Well I’ve never taught math at this level, but I do teach upper level high school and 100-level undergraduate math (currently calculus and trigonometry), and many students are way too reliant on algorithms that they learned in elementary and middle school. Believe it or not, we do occasionally run into issues with what it really means to subtract, because some students never really learned what subtraction is, they only learned the algorithm. The Common Core’s stated goal is to try to get students to problem solve on their own and develop their own methods rather than relying on algorithms, which is a good thing. But, this example makes it look ridiculous, and if I’ve learned anything from 10 years of teaching, in reality the Common Core will probably just replace old algorithms with different algorithms. Powerful people who support the Common Core have no interest in people learning to solve problems on their own, that’s too dangerous. Their interest lies primarily with generating revenue for their friends at Pearson etc.
“One U.S. Supreme Court justice referred to Netflix as “Netflick.” Another seemed not to know that HBO is a cable channel. A third appeared to think most software coding could be tossed off in a mere weekend.”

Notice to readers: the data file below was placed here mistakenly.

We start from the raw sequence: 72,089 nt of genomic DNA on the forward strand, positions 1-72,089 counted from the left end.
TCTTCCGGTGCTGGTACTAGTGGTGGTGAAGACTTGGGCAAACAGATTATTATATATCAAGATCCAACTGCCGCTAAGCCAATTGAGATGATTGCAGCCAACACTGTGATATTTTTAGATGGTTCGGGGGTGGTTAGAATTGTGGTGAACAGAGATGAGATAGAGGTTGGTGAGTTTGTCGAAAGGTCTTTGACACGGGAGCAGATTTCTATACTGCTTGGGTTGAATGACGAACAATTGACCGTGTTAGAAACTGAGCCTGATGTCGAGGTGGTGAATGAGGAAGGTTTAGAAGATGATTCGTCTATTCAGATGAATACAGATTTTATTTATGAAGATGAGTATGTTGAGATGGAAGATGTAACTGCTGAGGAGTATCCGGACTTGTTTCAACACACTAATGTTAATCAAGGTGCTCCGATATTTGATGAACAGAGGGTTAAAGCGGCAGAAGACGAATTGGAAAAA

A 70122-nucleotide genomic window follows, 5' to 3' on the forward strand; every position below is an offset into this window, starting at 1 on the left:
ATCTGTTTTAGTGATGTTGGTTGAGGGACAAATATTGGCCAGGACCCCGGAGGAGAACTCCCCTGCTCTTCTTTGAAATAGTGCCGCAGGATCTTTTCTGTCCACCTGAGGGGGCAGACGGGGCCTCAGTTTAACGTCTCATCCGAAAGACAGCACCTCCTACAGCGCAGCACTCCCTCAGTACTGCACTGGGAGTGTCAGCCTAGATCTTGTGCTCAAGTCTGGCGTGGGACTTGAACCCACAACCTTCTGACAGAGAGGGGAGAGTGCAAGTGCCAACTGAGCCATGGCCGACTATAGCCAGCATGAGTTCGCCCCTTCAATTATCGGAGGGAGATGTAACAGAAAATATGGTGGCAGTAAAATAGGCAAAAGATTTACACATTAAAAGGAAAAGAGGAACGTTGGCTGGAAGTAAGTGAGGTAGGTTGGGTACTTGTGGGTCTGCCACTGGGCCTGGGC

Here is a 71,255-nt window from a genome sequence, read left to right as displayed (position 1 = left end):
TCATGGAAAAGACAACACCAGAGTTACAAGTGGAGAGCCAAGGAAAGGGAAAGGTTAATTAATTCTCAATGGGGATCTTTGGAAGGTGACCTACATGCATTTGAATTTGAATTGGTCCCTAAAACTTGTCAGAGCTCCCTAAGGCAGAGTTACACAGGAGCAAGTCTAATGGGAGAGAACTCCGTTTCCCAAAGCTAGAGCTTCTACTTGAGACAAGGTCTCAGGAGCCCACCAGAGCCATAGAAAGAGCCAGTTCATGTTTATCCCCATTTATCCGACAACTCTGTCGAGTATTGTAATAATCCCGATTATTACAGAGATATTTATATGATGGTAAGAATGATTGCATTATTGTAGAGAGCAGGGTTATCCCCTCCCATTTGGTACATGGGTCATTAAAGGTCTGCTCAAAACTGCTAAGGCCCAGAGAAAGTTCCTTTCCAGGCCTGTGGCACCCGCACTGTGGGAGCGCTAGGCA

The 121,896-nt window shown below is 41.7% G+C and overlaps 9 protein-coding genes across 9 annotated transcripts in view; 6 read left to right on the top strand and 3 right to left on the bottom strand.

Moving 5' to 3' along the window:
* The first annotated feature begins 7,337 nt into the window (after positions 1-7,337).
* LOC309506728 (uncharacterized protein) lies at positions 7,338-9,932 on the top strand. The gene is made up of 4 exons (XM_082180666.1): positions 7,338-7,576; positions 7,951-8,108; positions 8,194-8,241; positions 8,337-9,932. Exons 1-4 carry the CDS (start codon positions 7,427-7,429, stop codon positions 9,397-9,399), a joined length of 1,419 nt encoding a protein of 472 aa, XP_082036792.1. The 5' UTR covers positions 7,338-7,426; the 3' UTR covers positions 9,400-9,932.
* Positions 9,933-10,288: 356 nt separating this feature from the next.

I save my anger for our bankrupt liberal intelligentsia of which, sadly, I guess I am a member. Liberals are the defeated, self-absorbed Mouse Man in Dostoevsky’s “Notes From Underground.” They embrace cynicism, a cloak for their cowardice and impotence. They, like Dostoevsky’s depraved character, have come to believe that the “conscious inertia” of the underground surpasses all other forms of existence. They too use inaction and empty moral posturing, not to affect change but to engage in an orgy of self-adulation and self-pity. They too refuse to act or engage with anyone not cowering in the underground. This choice does not satisfy the Mouse Man, as it does not satisfy our liberal class, but neither has the strength to change. The gravest danger we face as a nation is not from the far right, although it may well inherit power, but from a bankrupt liberal class that has lost the will to fight and the moral courage to stand up for what it espouses.